Insidious Flower Bug By Raymond A. Cloyd

Question: Could you please provide information on the predatory bug, insidious flower bug?

Answer: Insidious flower bug, Orius insidiosus, adults are black, 2 to 5 mm long, and flattened with distinctively patterned black and white wings (Figures 1 and 2). Females insert eggs into plant tissues, such as stems and leaves, and nymphs emerge (eclose) from the eggs. Nymphs are light brown, 1 to 2 mm in length, teardrop shaped, with red eyes (Figure 3). There are five instars (immature stages). Both the nymphs and adults are predaceous.

The mean longevity of insidious flower bug adult females is 26.1 days under laboratory conditions. The insidious flower bug is commercially available from most biological control suppliers and is widely used to regulate insect pest populations in greenhouse production systems affiliated with vegetables and ornamentals. In addition, insidious flower bug is relatively easy to rear under laboratory conditions for mass production.

Figure 1. Insidious flower bug, Orius insidiosus, adults

The insidious flower bug is a generalist predator with the nymphs and adults feeding on a wide range of insect and mite pests including: aphids, spider mites, thrips and whiteflies. Insidious flower bug can regulate populations of the western flower thrips, Frankliniella occidentalis, and two-spotted spider mite, Tetranychus urticae, when these two pests are present simultaneously. The insidious flower bug will feed on plant fluids, pollen and nectar in the absence of prey. The nymphs and adult life stages of the insidious flower bug feed on western flower thrips located on plant leaves and flowers. Studies have shown that insidious flower bugs can consume more than 20 western flower thrips per day.

Furthermore, the insidious flower bug can effectively regulate western flower thrips populations, either individually or when combined with other biological control agents. A benefit of releasing the insidious flower bug instead of the predatory mites, Neoseiulus cucumeris and Amblyseius swirskii, is that insidious flower bug nymphs and adults feed on the mobile life stages (larvae and adults) of the western flower thrips. The predatory mites only feed on the first instars of western flower thrips. The insidious flower bug can effectively regulate western flower thrips populations in ornamental and vegetable crop production systems. After insidious flower bugs are released as adults, the nymphs that emerge from the eggs are restricted to plants because they cannot fly. Consequently, the nymphs may provide additional regulation by feeding on western flower thrips (Figure 4).

Figure 2. Insidious flower bug, Orius insidiosus, adult.

The insidious flower bug was initially thought to undergo a reproductive diapause in response to short (<12 hours) day lengths or photoperiods, which would influence the ability of the insidious flower bug to effectively regulate western flower thrips populations from September through March. However, recent research in our laboratory at Kansas State University has demonstrated that insidious flower bug predation and female reproduction are not affected by short- or long-day lengths or photoperiods over the length of time required to produce a crop. Therefore, greenhouse producers can release insidious flower bug adults anytime during the growing season, even from fall through winter.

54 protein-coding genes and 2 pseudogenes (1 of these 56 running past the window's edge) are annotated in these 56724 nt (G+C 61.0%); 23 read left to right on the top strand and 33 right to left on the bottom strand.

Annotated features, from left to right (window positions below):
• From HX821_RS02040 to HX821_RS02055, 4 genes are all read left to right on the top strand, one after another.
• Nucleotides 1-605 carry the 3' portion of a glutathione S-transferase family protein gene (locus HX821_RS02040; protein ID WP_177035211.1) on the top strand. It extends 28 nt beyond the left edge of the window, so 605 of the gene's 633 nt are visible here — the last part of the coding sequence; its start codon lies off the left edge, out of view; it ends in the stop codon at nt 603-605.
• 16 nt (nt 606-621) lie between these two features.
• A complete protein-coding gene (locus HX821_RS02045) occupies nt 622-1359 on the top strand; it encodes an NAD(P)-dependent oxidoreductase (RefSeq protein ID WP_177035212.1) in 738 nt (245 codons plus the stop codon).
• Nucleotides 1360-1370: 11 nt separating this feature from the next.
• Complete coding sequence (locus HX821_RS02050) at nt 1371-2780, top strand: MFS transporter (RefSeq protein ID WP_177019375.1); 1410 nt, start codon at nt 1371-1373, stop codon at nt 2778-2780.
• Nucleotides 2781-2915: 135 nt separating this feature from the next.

Banker plant systems consist of non-crop plants, which provide alternate food sources (prey) for predators, as well as nectar that enhance establishment. ‘Black Pearl’ pepper, Capsicum annuum, plants provide sufficient nectar and pollen that enhances development, fitness, and abundance of insidious flower bug adults.

However, the highest population growth of insidious flower bug occurs on ‘Purple Flash’ pepper plants, which suggests that ‘Purple Flash’ may be a more suitable banker plant for use in greenhouses. The use of banker plants may improve the effectiveness of insidious flower bug when used in biological control programs designed to regulate western flower thrips populations.

Figure 3. Insidious flower bug, Orius insidiosus, fifth instar nymph.

Plant type may affect the ability of insidious flower bug nymphs and adults to sufficiently regulate insect and mite pest populations. For example, insidious flower bug does not establish on tomato, Solanum lycopersicum, plants, which results in minimal regulation of western flower thrips populations. The reason may be associated with searching or foraging behavior being hindered by glandular trichomes (hairs) on the leaves and stem of tomato plants, which may inhibit the ability of the insidious flower bug to effectively regulate insect or mite pest populations.

The insidious flower bug is a commercially available generalist predator that effectively regulates populations of western flower thrips. Therefore, greenhouse producers should consider releasing insidious flower bugs into greenhouse production systems as a component of a biological control program.

Figure 4. Fifth instar nymph of insidious flower bug, Orius insidiosus, feeding on western flower thrips, Frankliniella occidentalis, adult.

Raymond A. Cloyd

Raymond A. Cloyd is professor and Extension specialist in horticultural entomology/plant protection at Kansas State University. He can be reached at